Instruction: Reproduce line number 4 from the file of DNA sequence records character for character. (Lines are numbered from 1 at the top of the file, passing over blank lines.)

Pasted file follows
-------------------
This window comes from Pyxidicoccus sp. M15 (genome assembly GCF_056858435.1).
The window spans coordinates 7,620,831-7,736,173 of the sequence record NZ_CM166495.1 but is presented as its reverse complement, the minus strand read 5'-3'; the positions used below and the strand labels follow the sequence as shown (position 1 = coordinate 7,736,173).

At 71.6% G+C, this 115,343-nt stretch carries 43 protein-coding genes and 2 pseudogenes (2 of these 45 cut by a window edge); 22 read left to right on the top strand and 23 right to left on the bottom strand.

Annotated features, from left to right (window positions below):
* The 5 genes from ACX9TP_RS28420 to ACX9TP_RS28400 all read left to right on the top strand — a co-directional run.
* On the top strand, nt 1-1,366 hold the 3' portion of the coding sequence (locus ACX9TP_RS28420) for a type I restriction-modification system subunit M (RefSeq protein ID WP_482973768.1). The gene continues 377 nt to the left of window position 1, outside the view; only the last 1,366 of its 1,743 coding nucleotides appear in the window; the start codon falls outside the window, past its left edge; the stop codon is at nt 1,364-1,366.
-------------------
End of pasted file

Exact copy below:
Annotated features, from left to right (window positions below):